What's Good About Social Software?


Oh my gosh. there are predators stalking the internet, Everywhere you look. Do not click there! Do not TOUCH MySpace. Wiki? Do you know who reads things in wikis? Blogs? How dare you reveal anything personal in a blog-- do you know what happened to Jane's daughter?

Like many things, evening news, the papers, the focus is nearly solely on the BAD things out there. Doing good is not newsworthy, not mentioned. Yet is its my conviction that there is much more GOOD things that happen on the net, and more than several orders of magnitude more than the BAD people are hand wringing about, so it is my humble hope to make a pile of "good stuff"- small things that have happened because of the open social spaces of the web.

Add yours now. Yeah, grab that edit button above. Make this a big old leaf pile we can dump on the numbskulls and fear mongerers who are not thinking deeply enough, or at all, about how innovation happens, how learning happens, etc. Add your story one small anecdote, or just a link below, as one more example of a positive outcome enabled by the social network of the web. Light one candle.

This was set adrift via my weblog posting on May 17, 2006. Add your story!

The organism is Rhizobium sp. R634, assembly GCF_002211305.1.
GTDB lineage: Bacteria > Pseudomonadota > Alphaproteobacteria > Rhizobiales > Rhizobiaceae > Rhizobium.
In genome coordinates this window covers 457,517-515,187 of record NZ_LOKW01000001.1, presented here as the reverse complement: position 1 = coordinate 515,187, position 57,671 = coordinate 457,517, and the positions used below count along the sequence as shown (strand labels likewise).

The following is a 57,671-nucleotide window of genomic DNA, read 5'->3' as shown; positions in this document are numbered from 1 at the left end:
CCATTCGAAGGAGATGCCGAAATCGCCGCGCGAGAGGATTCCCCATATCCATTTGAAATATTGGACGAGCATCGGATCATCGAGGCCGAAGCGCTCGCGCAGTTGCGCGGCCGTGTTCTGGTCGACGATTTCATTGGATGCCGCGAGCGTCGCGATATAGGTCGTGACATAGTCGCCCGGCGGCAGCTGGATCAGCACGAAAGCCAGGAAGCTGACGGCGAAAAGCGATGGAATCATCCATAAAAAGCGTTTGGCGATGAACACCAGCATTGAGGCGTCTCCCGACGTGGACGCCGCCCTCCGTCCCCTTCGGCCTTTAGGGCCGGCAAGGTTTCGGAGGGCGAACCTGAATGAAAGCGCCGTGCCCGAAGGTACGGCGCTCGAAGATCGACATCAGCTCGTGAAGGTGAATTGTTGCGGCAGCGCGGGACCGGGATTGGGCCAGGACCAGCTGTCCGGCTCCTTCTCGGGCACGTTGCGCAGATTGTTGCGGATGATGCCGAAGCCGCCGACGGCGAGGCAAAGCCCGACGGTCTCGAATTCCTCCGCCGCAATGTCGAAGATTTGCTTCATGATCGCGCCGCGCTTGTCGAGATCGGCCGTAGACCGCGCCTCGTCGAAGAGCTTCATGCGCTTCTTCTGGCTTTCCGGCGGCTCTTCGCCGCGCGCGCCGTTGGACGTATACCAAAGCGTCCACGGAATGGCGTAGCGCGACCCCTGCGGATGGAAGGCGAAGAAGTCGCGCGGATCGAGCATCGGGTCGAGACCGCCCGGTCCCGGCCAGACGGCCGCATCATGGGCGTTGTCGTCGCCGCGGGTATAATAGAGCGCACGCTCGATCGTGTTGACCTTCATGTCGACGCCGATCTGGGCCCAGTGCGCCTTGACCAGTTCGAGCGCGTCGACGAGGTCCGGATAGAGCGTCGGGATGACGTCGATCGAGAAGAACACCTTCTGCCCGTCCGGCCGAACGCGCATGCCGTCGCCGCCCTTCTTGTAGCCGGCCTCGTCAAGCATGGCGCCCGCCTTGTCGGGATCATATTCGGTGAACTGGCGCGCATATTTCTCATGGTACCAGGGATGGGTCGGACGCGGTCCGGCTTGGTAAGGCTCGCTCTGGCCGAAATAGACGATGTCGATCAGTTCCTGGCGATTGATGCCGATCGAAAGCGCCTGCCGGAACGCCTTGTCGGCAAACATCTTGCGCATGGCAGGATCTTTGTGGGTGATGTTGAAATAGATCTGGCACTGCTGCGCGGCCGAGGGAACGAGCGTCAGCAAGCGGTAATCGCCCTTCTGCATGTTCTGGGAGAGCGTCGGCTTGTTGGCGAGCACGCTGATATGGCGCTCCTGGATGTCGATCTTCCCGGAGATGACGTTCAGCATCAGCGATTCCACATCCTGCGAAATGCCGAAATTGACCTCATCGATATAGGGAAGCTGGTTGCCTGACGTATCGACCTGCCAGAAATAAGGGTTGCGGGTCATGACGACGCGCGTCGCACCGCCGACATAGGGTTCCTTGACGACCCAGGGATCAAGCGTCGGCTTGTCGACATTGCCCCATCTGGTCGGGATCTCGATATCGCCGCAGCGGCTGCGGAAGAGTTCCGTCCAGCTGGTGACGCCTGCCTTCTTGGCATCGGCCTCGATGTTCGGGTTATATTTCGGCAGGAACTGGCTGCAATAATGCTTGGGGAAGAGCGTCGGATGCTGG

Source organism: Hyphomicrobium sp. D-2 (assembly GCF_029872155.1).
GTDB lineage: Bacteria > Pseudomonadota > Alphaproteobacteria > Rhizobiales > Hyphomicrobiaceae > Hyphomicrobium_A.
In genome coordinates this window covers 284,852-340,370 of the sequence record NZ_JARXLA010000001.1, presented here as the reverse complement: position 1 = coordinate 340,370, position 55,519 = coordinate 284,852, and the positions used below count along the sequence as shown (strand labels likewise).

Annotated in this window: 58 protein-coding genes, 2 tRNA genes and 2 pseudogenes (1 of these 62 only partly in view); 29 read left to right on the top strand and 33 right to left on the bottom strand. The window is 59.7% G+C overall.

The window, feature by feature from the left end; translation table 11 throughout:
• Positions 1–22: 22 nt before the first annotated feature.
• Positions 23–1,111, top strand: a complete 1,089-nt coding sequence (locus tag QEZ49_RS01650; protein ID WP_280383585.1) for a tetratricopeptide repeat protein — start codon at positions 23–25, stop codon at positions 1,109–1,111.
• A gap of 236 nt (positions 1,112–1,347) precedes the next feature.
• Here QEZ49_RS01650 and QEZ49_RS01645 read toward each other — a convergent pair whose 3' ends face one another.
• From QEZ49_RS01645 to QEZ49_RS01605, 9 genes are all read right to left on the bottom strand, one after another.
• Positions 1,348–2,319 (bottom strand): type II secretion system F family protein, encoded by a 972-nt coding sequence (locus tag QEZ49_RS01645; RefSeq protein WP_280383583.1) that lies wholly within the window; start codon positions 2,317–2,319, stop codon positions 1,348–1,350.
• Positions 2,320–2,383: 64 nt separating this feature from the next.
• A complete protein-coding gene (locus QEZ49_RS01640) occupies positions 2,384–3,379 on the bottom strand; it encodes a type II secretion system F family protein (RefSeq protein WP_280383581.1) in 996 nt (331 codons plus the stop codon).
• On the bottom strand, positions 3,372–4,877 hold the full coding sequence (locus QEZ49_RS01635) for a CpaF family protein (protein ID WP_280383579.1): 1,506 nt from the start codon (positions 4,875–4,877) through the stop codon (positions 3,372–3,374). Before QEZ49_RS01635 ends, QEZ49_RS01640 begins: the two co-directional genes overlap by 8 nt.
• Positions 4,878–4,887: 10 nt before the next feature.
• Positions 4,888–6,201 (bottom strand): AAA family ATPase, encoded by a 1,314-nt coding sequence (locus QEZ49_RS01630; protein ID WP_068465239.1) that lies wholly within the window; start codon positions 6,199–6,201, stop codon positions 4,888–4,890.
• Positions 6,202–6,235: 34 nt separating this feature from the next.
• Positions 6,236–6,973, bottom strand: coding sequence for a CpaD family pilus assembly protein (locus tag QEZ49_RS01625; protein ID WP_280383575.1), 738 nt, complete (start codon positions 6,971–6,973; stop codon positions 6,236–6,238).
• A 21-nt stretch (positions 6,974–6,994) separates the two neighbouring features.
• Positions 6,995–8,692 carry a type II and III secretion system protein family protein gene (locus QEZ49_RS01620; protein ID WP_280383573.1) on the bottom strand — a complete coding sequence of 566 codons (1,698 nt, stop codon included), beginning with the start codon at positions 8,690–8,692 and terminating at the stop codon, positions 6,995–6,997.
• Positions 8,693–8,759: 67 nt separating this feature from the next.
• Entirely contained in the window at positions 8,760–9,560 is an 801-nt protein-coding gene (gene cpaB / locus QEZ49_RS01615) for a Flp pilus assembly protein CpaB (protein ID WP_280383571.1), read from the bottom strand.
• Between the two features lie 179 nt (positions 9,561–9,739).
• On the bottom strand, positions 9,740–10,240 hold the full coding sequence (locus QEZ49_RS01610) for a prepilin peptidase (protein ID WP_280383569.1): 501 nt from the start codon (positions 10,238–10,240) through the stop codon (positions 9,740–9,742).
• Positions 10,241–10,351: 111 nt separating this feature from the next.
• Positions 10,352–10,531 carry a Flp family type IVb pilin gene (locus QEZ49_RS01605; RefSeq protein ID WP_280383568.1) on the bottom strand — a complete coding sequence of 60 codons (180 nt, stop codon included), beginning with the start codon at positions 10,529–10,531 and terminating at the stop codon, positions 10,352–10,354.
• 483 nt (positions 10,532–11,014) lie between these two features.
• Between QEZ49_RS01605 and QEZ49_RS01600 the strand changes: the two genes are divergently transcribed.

• The free Writing HTML tutorial we published first in 1994 was translated into Icelandic in the late 1992 by Gudjon Olafsson, and ultimately, this resulted in me getting an invitation to visit Rekyavik in 1999 to deliver workshops to some Icelandic teachers.
  • An old photo I took in Death Valley was found by a rock band in Germany, and ultimately, I got a CD in the mail with my picture as cover art for a music CD.
  • The first of many collaborations with my Canadian amigos Brian Lamb (UBC) and D'Arcy Norman (University of Calgary) was enabled by a wiki we created to use for a July 2003 teleconference call-- see the Fuss about RSS. This was my first meaningful wiki experience that truly made it all click, and since then we have done so many projects and presentations together that I have lost count.
  • When my father passed away, I blogged it and got a surprizing amount of comfort from the warmth and support from people who don't know me from Adam. It's navel gazing, but shows the personal power that these spaces can control.
  • Our class of 9 and 10 year olds has a few absentee parents who use our various web-presences to keep in touch with what is happening for their kids. Clustr Maps are cool too for showing kids they do actually have an audience that is global .... (eg) that wee blip in south america is one students auntie!
  • In 2005 I had a brainstorm about music, and blogged about it. Many people responded with thoughts, examples, links. Some went off on their own to dig up still more resources. A wiki grew. I - we - learned more about this idea than we could have by any other means available.
  • After creating a website about our local historical places, we received many emails from across the country complimenting our work. Students were excited to know that even people in Oregon could read about the Revolutionary War events which occurred in our backyard in Pennsylvania!